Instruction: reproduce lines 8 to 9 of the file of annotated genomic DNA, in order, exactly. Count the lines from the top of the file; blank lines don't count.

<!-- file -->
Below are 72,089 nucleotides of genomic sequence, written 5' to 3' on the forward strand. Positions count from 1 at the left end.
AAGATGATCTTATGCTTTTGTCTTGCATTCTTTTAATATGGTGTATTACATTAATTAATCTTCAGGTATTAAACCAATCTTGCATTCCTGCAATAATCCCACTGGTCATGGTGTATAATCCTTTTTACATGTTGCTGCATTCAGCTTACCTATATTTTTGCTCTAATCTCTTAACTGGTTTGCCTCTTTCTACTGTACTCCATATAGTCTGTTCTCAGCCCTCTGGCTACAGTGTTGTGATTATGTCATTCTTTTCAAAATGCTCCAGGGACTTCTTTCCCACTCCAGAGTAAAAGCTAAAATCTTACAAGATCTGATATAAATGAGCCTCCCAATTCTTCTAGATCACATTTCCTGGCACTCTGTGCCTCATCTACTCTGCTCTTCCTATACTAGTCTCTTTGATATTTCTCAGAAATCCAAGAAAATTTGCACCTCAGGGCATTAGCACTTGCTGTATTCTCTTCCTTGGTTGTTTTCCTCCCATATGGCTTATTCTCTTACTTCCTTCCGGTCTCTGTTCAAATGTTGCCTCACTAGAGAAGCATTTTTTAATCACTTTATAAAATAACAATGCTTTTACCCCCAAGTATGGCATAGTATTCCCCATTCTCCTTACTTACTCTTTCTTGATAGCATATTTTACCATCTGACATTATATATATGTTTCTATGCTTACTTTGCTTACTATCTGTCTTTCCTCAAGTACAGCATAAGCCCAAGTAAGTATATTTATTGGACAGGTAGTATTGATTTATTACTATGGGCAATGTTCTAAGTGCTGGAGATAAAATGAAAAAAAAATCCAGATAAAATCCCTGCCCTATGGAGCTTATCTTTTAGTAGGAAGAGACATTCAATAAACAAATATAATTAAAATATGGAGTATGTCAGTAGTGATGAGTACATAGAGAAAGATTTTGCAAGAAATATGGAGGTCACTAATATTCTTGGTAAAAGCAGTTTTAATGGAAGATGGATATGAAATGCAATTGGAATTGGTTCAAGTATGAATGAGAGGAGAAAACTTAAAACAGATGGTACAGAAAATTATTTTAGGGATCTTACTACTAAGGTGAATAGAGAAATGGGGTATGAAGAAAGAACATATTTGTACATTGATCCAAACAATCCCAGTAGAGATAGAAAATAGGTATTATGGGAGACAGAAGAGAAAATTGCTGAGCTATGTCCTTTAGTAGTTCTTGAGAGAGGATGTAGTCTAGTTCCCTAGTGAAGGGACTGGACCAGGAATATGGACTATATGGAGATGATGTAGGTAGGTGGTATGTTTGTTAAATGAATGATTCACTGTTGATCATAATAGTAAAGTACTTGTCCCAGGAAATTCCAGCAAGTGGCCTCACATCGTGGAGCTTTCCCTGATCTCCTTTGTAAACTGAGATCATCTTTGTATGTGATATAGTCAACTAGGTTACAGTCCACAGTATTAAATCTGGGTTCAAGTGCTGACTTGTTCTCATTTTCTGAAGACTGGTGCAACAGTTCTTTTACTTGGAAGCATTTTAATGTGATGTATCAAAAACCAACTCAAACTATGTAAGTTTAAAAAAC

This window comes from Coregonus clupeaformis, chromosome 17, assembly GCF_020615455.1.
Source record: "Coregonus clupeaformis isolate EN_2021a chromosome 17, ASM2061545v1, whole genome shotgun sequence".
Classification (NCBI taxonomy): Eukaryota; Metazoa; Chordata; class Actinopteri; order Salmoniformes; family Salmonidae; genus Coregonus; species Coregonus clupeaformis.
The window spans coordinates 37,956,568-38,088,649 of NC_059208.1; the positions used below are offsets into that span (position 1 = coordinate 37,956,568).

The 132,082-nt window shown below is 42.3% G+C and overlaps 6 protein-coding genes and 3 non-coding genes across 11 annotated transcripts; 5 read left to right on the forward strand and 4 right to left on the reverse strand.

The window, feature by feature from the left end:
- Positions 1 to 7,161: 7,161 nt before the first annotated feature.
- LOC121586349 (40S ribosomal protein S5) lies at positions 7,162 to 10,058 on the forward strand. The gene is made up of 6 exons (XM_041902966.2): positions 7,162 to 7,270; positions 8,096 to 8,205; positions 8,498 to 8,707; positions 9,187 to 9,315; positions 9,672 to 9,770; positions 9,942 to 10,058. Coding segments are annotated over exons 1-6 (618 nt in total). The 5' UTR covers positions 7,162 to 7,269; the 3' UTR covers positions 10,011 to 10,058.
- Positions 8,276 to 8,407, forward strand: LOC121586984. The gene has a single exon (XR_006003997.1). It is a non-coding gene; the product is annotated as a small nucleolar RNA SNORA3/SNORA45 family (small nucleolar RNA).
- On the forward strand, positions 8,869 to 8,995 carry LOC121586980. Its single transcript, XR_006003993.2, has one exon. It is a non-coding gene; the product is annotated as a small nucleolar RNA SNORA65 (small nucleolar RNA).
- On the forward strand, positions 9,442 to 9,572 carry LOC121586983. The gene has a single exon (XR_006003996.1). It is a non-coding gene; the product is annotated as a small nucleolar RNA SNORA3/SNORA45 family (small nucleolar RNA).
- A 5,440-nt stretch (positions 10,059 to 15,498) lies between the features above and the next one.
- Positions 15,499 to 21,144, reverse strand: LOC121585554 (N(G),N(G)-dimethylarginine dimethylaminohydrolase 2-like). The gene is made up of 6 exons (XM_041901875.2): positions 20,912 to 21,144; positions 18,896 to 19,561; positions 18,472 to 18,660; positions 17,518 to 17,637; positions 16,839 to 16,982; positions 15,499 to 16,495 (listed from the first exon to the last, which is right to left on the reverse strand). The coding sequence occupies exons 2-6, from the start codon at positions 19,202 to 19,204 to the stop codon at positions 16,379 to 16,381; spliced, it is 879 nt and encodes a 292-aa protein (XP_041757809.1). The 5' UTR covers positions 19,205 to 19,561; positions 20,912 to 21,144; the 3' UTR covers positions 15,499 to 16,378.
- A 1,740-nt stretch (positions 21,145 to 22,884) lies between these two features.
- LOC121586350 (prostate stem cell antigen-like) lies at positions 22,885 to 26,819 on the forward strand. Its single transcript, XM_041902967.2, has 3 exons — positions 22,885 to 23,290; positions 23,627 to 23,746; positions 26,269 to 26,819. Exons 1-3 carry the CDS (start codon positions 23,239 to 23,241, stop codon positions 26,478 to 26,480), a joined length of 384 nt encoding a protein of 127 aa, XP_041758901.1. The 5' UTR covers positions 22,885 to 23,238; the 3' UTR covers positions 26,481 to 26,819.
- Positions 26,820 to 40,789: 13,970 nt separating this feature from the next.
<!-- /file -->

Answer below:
The window, feature by feature from the left end:
- Positions 1 to 7,161: 7,161 nt before the first annotated feature.